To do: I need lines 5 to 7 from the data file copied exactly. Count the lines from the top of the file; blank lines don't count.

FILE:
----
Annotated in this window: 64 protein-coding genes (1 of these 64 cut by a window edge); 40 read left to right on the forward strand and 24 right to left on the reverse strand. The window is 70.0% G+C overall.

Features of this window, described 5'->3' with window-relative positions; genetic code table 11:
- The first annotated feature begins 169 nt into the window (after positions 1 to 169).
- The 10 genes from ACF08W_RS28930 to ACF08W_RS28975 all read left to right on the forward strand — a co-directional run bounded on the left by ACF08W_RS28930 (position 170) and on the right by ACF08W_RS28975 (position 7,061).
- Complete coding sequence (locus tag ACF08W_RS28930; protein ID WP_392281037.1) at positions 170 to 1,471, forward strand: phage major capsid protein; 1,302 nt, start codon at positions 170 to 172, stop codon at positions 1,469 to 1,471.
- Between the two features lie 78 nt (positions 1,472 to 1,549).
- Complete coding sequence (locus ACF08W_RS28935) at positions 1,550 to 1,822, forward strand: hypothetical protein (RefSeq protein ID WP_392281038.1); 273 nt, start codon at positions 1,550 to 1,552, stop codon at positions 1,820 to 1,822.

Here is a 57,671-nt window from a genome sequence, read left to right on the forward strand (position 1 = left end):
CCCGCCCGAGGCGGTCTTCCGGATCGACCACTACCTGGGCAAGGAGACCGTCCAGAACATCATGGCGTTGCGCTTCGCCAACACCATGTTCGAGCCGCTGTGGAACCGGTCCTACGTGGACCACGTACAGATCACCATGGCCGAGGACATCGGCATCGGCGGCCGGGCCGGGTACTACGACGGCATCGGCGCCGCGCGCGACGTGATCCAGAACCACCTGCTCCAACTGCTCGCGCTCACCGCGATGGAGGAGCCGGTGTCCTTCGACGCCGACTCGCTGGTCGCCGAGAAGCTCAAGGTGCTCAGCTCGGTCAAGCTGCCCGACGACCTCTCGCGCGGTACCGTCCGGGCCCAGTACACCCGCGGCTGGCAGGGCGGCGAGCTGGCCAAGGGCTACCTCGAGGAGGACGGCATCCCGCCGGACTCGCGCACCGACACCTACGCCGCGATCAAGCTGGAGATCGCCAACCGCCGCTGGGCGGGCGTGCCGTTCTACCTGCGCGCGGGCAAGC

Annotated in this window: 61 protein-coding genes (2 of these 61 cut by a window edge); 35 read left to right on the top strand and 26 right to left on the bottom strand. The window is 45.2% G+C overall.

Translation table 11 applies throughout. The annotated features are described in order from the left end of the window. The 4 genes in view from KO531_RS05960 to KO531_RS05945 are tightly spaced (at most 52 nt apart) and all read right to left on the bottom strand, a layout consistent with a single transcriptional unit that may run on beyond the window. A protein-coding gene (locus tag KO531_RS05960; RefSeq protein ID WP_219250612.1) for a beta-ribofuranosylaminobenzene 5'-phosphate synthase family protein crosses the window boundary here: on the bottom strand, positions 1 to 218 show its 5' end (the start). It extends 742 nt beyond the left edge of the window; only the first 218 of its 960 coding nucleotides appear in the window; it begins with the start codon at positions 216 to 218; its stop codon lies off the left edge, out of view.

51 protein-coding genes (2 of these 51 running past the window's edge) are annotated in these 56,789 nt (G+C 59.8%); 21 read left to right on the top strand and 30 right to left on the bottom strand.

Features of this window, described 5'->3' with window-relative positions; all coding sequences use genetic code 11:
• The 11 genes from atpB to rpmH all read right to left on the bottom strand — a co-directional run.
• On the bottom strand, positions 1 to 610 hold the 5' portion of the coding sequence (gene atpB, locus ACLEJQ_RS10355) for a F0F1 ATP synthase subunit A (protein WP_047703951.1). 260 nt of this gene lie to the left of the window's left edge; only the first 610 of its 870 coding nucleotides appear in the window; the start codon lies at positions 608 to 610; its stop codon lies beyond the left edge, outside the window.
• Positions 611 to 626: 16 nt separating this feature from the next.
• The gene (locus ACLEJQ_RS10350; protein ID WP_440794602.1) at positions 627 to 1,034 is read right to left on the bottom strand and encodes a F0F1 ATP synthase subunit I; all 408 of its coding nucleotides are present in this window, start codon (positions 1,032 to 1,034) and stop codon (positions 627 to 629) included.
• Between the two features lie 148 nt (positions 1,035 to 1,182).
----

- Complete coding sequence (locus tag ACF08W_RS28930; protein ID WP_392281037.1) at positions 170 to 1,471, forward strand: phage major capsid protein; 1,302 nt, start codon at positions 170 to 172, stop codon at positions 1,469 to 1,471.
- Between the two features lie 78 nt (positions 1,472 to 1,549).
- Complete coding sequence (locus ACF08W_RS28935) at positions 1,550 to 1,822, forward strand: hypothetical protein (RefSeq protein ID WP_392281038.1); 273 nt, start codon at positions 1,550 to 1,552, stop codon at positions 1,820 to 1,822.